MoH, UNICEF Kick-off saving lives program in Sierra Leone

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Deputy Minister of Health (2) team from UNICEF and other partners

By Ibrahim Kabba Turay

In a bid to enhance the healthcare of babies in the country, the Ministry of Health, UNICEF and Foreign Commonwealth and Development Office (FCDO) have Kicked-off the saving lives program in Sierra Leone.

The landmark event was held at the Freetown International Conference Center, Bintumani, on Friday 16th February, with the theme “Strengthening Free Health Care Initiative and the care of small and sick Newborns in Sierra Leone”.

In her keynote address, the Deputy Minister of Health 2, Dr Jalikatu Mustapha updated the gathering that the Special Care Baby Unit which plays an instrumental role in preserving the lives of especially newborns, provides care one level below that of a neonatal intensive care unit.

She reiterated that the unit has already raised the quality of care for newborns at all health-care facilities that is available and has helped clinicians avoid worst case scenarios.

“Since its introduction, the unit has given access to advanced medical supplies and equipment, from infant warmers and phototherapy lamps to vital sign monitors and emergency medications. And because the unit is attached to the maternity ward, they are able to quickly transport newborns in need of emergency care,” she said

Minister Mustapha continued to explain that those infants born at the hospital receive 24-hour care in a room separate from babies born outside of the hospital, citing strict infection prevention and control system that keeps patients safe in their delicate states.

“All mothers deserve all the care. Extremely premature babies need to survive, ranging from oxygen support, infection prevention, control, antibiotics, and temperature control,” she noted.

Dr. Mustapha added that the government committed towards sustainable solar energy, stating that the Minister of Health and Sanitation, Dr. Austin Demby unveiled solar project that electrified six hospitals.

She said they will provide the hospitals with a reliable and less-polluting alternative to their current systems, helping improve the quality of healthcare delivery to patients.

The government, according to her, took up such venture because currently, hospitals rely on either polluting diesel generators or the main electricity grid, making them prone to power cuts that put patients’ lives at risk.  

She stated that that was being implemented by Sustainable Energy for All (SEforALL) in partnership with the Sierra Leone’s Ministry of Health & Sanitation, the UK’s Foreign, Commonwealth & Development Office, Crown Agents and EM-ONE Energy Solutions.

 Mustapha concluded her speech by assuring all stakeholders present that by next year, the government would be working tirelessly to ensure that all major medical centers are solarized.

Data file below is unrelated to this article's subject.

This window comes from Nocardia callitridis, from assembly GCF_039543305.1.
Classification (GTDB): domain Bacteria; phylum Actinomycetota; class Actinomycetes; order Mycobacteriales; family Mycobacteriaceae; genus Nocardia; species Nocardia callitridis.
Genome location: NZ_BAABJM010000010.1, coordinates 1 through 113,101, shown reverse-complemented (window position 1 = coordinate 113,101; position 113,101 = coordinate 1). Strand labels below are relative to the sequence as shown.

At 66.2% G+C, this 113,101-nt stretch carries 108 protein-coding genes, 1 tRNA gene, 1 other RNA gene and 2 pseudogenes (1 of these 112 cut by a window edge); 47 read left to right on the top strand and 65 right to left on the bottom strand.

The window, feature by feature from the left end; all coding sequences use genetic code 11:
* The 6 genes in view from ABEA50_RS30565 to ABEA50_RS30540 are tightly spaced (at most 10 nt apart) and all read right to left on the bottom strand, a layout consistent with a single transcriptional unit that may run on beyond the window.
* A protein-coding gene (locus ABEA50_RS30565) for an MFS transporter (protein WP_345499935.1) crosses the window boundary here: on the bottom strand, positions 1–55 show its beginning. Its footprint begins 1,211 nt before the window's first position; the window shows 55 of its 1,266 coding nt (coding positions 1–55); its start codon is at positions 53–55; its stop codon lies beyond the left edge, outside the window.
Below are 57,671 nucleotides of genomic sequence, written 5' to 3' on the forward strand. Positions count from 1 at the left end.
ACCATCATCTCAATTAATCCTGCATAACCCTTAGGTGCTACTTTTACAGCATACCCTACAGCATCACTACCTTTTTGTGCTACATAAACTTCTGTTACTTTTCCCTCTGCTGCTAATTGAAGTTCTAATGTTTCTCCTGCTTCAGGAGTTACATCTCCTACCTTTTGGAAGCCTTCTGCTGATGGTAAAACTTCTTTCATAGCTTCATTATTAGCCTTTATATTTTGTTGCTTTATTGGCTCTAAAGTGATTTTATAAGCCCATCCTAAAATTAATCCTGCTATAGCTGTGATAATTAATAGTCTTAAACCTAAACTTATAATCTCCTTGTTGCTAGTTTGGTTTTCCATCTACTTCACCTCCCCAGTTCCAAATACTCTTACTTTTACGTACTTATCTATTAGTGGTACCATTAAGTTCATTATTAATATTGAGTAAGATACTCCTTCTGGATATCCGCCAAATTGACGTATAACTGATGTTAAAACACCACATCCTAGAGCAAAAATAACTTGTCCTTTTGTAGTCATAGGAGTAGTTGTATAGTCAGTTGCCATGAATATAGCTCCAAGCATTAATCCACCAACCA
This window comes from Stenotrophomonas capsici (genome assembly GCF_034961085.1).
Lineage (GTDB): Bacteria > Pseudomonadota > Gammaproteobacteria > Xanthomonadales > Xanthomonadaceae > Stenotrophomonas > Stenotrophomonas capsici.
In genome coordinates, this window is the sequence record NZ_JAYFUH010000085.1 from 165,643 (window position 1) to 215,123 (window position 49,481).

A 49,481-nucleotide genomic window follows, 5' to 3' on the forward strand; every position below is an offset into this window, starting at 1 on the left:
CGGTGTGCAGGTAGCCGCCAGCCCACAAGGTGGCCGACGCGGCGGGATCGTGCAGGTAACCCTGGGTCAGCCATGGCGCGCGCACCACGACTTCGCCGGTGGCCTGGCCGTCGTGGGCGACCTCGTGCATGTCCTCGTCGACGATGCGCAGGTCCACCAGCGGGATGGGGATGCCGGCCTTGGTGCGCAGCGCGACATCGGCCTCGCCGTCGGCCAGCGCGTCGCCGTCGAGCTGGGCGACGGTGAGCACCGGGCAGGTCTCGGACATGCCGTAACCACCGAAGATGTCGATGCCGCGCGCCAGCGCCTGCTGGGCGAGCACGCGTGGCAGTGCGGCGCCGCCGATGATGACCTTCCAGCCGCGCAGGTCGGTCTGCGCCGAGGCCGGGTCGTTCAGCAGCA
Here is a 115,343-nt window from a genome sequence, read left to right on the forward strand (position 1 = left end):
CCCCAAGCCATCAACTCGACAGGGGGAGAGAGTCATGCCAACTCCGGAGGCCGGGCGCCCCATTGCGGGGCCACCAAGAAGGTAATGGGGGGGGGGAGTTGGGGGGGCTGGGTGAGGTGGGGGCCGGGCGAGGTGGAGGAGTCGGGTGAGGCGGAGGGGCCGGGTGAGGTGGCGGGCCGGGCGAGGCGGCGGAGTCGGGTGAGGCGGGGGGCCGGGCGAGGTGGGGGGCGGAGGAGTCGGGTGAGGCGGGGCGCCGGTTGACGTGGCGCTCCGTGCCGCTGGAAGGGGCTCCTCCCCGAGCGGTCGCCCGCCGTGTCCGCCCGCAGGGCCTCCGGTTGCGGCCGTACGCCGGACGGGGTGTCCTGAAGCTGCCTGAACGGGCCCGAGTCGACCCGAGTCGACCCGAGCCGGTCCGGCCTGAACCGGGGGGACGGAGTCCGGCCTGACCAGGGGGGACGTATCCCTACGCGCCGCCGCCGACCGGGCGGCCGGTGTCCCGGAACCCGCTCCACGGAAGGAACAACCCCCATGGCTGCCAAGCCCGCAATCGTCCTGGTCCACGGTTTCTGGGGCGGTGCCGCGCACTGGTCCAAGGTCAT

UNICEF Sierra Leone Chief Health and Nutrition, Dr. Vandana Joshi, asserted that through the generous support from the Foreign and Commonwealth Development Office (FCDO), UNICEF has established 14 SCBUs in 14 out of the 16 districts in Sierra Leone, to provide emergency care and treatment for babies born.

 She said the Special Care Baby Units are part of the Saving Lives Programme which aims to save the lives of women and babies by improving the quality, availability and accessibility of Reproductive, Maternal, Newborn, Child and Adolescent Health (RMNCAH) services.

“As part of the Sustainable Development Goals, world leaders have committed by 2030 to reduce neonatal mortality to at least 12 per 1,000 live births, with under-five mortality reduced to at least 25 per 1,000 live births,” he emphasized

She said large number of pregnant women will need to have equitable access to high quality care by skilled personnel during pregnancy and childbirth. Newborns will also need improved care, particularly during the delicate first 24 hours immediately after birth, and the following 28 days of life.

Joshi emphasised that improving maternal and child health in Sierra Leone is a key concern for the Ministry of Health and Sanitation, supported by UNICEF, the World Health Organization (WHO) and other partners.

“We have been working with the government to tackle maternal and child deaths through investment in the training of health workers and provision of equipment and medical supplies,” says Dr. Joshi

During his presentation, the Director of Reproductive and Child Health at the MoHS, Dr. Tom Sesay narrated that saving lives in the Sierra Leone programme has been implemented by the Ministry of Health over five to six years.

He said on the aspect of funding, they have been able to secure funding from the government of the United Kingdom through the Foreign Commonwealth and Development Office (FCDO). The component supported through UNICEF.

He said that they have focused primarily on two major areas – procurement of essential drugs under free healthcare initiative and care for small and sick newborns through Special Care Baby Units (SCBUs).

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